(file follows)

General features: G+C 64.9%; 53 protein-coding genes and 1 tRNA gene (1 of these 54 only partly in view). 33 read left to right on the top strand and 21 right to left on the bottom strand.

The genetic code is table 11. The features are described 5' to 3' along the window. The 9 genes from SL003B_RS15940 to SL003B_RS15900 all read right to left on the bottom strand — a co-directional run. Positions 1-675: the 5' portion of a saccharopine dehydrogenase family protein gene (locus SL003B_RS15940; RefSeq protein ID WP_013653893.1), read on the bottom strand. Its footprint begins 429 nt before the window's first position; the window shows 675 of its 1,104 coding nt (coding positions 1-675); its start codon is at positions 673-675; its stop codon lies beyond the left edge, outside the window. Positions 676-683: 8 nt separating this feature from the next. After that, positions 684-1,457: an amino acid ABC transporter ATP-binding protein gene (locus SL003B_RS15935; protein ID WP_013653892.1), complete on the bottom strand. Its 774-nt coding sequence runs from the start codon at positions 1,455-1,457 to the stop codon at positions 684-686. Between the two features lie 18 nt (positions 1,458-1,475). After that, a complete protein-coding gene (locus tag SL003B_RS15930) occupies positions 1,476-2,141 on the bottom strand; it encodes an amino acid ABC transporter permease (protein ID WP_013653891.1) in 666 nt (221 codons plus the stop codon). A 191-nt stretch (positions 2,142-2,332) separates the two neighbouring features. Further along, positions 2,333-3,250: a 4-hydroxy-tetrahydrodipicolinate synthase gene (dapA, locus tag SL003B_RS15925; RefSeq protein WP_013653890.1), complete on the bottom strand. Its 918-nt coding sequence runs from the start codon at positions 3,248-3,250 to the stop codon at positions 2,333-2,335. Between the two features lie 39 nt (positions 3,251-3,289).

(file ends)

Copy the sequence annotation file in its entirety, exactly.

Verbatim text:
General features: G+C 64.9%; 53 protein-coding genes and 1 tRNA gene (1 of these 54 only partly in view). 33 read left to right on the top strand and 21 right to left on the bottom strand.

The genetic code is table 11. The features are described 5' to 3' along the window. The 9 genes from SL003B_RS15940 to SL003B_RS15900 all read right to left on the bottom strand — a co-directional run. Positions 1-675: the 5' portion of a saccharopine dehydrogenase family protein gene (locus SL003B_RS15940; RefSeq protein ID WP_013653893.1), read on the bottom strand. Its footprint begins 429 nt before the window's first position; the window shows 675 of its 1,104 coding nt (coding positions 1-675); its start codon is at positions 673-675; its stop codon lies beyond the left edge, outside the window. Positions 676-683: 8 nt separating this feature from the next. After that, positions 684-1,457: an amino acid ABC transporter ATP-binding protein gene (locus SL003B_RS15935; protein ID WP_013653892.1), complete on the bottom strand. Its 774-nt coding sequence runs from the start codon at positions 1,455-1,457 to the stop codon at positions 684-686. Between the two features lie 18 nt (positions 1,458-1,475). After that, a complete protein-coding gene (locus tag SL003B_RS15930) occupies positions 1,476-2,141 on the bottom strand; it encodes an amino acid ABC transporter permease (protein ID WP_013653891.1) in 666 nt (221 codons plus the stop codon). A 191-nt stretch (positions 2,142-2,332) separates the two neighbouring features. Further along, positions 2,333-3,250: a 4-hydroxy-tetrahydrodipicolinate synthase gene (dapA, locus tag SL003B_RS15925; RefSeq protein WP_013653890.1), complete on the bottom strand. Its 918-nt coding sequence runs from the start codon at positions 3,248-3,250 to the stop codon at positions 2,333-2,335. Between the two features lie 39 nt (positions 3,251-3,289).